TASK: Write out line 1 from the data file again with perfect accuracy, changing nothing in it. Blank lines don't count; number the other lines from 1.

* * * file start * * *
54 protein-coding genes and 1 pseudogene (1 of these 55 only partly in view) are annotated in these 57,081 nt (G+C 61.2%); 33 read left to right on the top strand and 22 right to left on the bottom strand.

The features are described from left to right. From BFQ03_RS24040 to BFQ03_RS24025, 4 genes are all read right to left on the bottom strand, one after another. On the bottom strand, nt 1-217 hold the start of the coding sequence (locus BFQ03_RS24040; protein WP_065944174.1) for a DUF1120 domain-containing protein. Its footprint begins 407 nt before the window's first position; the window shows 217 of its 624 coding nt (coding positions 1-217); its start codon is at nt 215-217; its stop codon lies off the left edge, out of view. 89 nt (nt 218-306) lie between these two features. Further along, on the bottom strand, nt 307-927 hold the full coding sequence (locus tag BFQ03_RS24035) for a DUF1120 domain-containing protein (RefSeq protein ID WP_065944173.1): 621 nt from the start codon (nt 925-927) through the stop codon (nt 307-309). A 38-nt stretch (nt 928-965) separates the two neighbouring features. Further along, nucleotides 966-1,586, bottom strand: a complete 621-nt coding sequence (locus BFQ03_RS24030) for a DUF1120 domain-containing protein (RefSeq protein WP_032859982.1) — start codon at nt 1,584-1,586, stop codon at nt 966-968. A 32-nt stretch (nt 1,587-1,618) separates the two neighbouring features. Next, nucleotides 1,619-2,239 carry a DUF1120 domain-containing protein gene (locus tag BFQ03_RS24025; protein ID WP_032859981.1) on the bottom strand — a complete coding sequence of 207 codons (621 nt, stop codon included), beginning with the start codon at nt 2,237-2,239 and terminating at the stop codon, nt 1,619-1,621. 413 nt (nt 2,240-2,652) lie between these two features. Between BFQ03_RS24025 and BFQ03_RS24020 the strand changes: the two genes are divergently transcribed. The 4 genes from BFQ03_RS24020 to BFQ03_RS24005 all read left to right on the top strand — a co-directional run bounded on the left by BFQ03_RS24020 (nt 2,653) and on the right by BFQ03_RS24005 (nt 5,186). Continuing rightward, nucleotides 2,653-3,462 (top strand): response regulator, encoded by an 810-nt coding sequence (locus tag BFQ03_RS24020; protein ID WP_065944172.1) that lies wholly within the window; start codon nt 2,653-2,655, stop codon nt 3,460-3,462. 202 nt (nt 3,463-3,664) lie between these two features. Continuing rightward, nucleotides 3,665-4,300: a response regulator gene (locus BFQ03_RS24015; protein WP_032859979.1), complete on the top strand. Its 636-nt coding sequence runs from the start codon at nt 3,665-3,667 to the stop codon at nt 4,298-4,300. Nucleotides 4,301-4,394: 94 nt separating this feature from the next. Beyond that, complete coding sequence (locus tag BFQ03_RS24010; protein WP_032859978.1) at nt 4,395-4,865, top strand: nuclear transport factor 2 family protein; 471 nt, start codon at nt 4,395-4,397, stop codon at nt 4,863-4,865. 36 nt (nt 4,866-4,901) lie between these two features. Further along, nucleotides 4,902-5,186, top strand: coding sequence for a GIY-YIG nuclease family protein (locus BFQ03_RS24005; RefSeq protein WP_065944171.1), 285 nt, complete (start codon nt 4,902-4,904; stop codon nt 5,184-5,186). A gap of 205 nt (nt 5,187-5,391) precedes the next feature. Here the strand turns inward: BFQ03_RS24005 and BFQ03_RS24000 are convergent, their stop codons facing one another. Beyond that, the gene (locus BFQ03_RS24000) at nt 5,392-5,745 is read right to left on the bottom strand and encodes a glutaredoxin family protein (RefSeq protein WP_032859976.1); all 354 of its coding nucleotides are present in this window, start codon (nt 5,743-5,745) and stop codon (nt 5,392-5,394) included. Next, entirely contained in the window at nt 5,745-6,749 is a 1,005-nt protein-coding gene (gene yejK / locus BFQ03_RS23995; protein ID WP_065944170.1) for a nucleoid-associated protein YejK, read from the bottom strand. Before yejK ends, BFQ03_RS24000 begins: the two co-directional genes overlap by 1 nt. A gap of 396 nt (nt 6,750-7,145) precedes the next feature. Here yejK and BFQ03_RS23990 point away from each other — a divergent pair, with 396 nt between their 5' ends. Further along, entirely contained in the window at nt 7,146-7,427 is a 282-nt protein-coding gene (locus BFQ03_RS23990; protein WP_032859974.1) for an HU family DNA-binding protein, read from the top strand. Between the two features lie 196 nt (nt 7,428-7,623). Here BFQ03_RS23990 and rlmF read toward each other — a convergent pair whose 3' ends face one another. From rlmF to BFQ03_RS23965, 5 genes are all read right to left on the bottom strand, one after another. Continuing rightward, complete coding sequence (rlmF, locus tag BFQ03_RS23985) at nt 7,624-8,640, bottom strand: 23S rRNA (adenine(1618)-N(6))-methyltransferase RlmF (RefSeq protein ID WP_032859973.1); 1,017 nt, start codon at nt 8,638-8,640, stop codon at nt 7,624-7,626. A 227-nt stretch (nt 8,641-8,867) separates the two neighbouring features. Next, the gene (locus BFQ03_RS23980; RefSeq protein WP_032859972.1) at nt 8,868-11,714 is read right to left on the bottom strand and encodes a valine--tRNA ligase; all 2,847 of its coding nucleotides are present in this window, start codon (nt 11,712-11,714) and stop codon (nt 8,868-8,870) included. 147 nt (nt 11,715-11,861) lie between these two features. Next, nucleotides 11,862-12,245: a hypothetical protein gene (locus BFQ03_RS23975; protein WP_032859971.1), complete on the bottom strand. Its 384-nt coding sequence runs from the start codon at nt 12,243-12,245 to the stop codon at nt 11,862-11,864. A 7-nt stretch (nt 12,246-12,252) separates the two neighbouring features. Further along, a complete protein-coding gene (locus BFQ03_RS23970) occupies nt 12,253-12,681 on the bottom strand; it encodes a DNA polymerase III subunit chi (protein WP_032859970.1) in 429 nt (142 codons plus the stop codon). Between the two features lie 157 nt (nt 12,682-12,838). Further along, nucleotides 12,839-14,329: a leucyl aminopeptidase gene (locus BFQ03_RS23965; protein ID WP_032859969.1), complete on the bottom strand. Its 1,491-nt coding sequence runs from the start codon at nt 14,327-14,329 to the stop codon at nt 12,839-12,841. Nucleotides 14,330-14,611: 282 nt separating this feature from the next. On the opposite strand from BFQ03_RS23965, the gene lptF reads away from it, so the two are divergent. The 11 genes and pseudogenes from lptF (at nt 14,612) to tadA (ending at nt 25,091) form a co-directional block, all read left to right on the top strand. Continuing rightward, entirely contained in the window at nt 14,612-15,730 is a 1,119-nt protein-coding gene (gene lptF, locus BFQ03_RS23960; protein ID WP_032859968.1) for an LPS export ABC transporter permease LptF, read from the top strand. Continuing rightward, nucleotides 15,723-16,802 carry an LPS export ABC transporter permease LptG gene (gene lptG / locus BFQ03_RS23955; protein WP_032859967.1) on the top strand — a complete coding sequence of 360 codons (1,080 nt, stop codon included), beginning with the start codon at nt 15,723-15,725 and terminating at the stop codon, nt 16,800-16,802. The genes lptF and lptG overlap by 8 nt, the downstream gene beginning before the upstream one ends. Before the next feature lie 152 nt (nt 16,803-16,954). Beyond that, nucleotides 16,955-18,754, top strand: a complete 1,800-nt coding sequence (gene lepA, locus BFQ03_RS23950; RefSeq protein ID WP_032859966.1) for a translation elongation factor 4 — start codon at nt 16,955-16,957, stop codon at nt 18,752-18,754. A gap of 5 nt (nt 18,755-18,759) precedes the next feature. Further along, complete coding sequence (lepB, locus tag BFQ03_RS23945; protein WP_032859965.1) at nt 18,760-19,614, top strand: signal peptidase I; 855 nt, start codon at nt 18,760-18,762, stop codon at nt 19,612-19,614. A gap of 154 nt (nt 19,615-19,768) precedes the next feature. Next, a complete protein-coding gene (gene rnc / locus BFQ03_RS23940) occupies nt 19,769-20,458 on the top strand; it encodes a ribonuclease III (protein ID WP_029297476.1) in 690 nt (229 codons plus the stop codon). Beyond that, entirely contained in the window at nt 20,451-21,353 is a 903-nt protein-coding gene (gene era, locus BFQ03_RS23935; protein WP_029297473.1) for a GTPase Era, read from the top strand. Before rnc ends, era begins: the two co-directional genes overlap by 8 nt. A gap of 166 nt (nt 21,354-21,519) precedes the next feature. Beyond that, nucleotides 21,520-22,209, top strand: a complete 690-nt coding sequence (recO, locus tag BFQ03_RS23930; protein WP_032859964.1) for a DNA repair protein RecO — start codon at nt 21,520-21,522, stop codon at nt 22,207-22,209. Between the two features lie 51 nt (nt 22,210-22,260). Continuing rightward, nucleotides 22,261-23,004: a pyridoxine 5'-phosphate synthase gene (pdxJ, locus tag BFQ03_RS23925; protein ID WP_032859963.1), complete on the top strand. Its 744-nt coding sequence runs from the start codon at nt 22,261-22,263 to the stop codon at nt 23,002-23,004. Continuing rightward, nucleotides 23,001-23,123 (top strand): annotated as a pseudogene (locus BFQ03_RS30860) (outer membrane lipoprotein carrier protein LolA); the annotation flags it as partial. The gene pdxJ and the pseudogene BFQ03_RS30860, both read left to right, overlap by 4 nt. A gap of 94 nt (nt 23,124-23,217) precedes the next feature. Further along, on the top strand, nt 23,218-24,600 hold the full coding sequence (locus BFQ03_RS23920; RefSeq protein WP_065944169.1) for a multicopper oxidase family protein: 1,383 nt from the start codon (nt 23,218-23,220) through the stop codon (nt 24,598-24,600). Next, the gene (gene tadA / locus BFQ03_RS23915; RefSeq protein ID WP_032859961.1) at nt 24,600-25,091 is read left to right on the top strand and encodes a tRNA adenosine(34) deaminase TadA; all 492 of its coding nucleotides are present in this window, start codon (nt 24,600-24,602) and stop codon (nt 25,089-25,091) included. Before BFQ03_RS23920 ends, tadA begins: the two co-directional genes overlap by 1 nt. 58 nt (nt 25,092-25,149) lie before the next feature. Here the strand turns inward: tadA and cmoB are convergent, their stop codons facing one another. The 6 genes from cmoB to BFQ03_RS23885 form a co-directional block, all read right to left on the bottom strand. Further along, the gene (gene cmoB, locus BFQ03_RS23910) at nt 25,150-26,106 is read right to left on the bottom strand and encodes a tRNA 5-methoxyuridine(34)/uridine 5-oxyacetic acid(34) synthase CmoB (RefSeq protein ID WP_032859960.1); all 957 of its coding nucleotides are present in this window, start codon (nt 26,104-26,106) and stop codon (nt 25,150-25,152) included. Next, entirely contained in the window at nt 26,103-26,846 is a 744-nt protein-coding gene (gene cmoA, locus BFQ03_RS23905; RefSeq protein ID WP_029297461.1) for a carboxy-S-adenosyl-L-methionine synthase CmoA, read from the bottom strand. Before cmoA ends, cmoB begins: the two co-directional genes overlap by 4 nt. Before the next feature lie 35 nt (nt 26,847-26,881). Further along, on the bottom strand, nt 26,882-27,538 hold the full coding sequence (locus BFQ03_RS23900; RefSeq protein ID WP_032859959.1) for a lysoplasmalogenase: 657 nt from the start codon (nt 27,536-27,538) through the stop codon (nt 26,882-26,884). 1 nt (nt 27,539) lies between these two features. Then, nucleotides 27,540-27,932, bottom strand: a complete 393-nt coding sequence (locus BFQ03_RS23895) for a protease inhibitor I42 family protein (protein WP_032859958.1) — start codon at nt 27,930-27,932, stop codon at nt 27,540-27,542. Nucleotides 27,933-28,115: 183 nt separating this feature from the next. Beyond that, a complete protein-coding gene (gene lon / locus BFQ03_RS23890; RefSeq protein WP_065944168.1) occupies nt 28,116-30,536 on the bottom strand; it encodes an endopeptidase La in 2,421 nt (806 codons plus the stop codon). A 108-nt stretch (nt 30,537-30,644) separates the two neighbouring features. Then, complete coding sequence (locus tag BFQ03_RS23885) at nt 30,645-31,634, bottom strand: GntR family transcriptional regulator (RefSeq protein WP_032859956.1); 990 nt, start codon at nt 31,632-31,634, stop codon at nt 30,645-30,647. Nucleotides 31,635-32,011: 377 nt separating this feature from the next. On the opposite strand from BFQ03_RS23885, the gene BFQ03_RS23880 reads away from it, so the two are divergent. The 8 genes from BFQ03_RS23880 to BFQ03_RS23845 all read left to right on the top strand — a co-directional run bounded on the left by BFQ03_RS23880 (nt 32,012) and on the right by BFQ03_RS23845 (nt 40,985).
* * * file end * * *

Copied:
54 protein-coding genes and 1 pseudogene (1 of these 55 only partly in view) are annotated in these 57,081 nt (G+C 61.2%); 33 read left to right on the top strand and 22 right to left on the bottom strand.